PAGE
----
Fitch Ratings on Tuesday announced conclusions that the private passenger auto insurance industry has delivered its “best underwriting performance in 10 years.”
The company said that insurers had raised rates over consecutive renewal periods and seen frequency fall. It estimated that the industry was likely to post an annual statutory underwriting profit (a more conservative measurement than that registered by general accounting rules, according to Investopedia) for the first time in more than a decade, since 2007.
“A 65% industry aggregate statutory direct loss ratio in private passenger auto liability and auto physical damage combined through the first nine months of 2018 represents an improvement of over five points from full-year 2017,” Fitch Ratings wrote in a news release.
That means insurers are only paying out about 65 cents in claims of every premium dollar to fix customers’ cars; the rest of their revenue is being spent on other items, such as ads, or banked as profit.
Fitch noted that nine publicly traded auto insurers combined posted a combined ratio of 92.2 percent between Jan. 1 and Sept. 30, way down if compared to the full-year results of 98.1 and 98.8 in 2017 and 2016, respectively.
“All nine companies reported better results in 2018,” Fitch wrote.
A lower combined ratio means an insurer was keeping more money than it was spending on claims and internal expenses. Anything under 100 means the carrier finished in the black; anything over 100 means the carrier lost money on auto insurance.
No. 2 GEICO (whose results are reported by publicly traded Berkshire Hathaway), No. 3 Progressive and No. 4 Allstate are the most important of these nine, and Fitch reported their results fueled the large improvement seen to date in 2018.
“Specifically, these insurers benefit most from size and scale advantages that allow for investment in technology to gain pricing and risk selection sophistication, and branding through marketing and advertising,” Fitch wrote in a news release. “GEICO rebounded from a rare auto insurance underwriting loss in 2017 to a 92% interim 2018 calendar-year result.”
Privately held No. 1 State Farm so far has reported “strong year over year improvement in automobile underwriting results,” according to Fitch.
This is interesting in light of Fitch’s earlier reference to higher rates, for State Farm actually announced significant rate cuts this year in numerous states. However the various states’ staggered renewal dates meant that some or much of the year’s results through Sept. 30 still reflected the old, higher rates.
GEICO’s rates were up 7.8 percent over the prior year in the third quarter, Allstate’s were up 3.2 percent, and Progressive’s were up 4 percent, which the company said was “primarily reflecting a shift in the mix of business toward higher premium coverages and the rate increases taken during the last 12 months.”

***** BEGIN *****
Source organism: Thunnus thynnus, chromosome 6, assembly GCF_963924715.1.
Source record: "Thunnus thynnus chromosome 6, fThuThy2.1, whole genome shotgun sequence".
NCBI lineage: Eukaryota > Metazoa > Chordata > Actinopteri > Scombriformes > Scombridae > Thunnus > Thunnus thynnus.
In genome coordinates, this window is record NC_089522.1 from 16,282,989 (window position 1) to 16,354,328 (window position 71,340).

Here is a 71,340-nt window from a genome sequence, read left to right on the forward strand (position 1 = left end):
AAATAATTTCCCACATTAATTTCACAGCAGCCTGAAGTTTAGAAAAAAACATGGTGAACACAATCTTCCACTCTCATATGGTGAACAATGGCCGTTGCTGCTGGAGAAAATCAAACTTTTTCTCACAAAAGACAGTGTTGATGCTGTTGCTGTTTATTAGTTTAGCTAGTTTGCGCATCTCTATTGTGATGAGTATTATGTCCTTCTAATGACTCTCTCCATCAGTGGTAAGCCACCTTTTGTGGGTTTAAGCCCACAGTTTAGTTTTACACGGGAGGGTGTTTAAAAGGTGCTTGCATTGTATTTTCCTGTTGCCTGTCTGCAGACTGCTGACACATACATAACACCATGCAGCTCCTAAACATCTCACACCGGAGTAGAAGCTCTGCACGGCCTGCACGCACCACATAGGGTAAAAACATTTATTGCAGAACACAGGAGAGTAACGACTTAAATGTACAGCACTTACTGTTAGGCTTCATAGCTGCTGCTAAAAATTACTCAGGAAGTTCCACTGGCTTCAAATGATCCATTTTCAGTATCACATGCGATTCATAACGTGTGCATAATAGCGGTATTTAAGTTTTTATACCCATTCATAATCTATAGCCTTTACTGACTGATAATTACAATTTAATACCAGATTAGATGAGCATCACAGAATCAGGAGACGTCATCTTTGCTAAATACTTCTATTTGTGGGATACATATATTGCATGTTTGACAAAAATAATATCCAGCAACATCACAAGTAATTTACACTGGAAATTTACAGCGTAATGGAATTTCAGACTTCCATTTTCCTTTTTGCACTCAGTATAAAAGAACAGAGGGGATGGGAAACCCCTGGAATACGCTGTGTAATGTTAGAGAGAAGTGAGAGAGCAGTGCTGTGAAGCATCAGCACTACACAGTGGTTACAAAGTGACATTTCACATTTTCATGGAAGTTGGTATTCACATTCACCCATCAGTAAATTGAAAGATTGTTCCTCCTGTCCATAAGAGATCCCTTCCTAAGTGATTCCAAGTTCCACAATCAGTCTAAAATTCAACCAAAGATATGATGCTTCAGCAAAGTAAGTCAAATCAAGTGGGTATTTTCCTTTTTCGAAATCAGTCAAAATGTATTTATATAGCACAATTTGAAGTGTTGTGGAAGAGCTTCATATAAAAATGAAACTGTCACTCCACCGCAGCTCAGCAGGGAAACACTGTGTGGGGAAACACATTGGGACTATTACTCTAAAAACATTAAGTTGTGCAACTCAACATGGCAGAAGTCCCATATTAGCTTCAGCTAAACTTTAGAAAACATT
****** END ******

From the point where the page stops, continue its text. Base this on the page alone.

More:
State Farm might have have been ahead of the curve in cutting premiums, based on the Fitch news release.
“Strong performance aside, the auto market is beginning to show signs of rate increase fatigue following several years of larger price increases,” Fitch wrote. “Premium rates continue to rise and motor vehicle insurance costs increased by 6.7% year-over-year as of October 2018, according to Bureau of Labor Statistics data. Fitch expects flatter price changes going forward given competitive forces and recognition of recent better underwriting performance.”
If Fitch is correct, it’ll be interesting to see if insurers become less receptive to shop and customer requests for reimbursement as a means of compensating for flat or even reduced rates. Or perhaps the savings from what Fitch reports is decreasing frequency will be enough for insurers to meet their financial goals.
“Claims frequency experience has resumed its longer-term historical downward trend, driven in part by strong improvements in vehicle safety from technology enhancements, including antilock brakes, backup cameras and blind spot sensors,” Fitch wrote. “However, technology advances are also a contributor to loss severity increases as vehicles with more sophisticated parts and components are more costly to repair and replace. Bodily injury claims severity remains a prime source of future personal auto profit uncertainty as signs become more evident of medical inflation rising above general inflation and heightened litigation activity and settlement costs in the auto segment.”
Fitch Ratings, Dec. 11, 2018
Allstate, Nov. 1, 2018
Progressive, Oct. 31, 2018
Berkshire Hathaway, Nov. 3, 2018
Featured image: Fitch Ratings on Dec. 11, 2018, announced conclusions that the private passenger auto insurance industry has delivered its “best underwriting performance in 10 years.” (kh_art/iStock)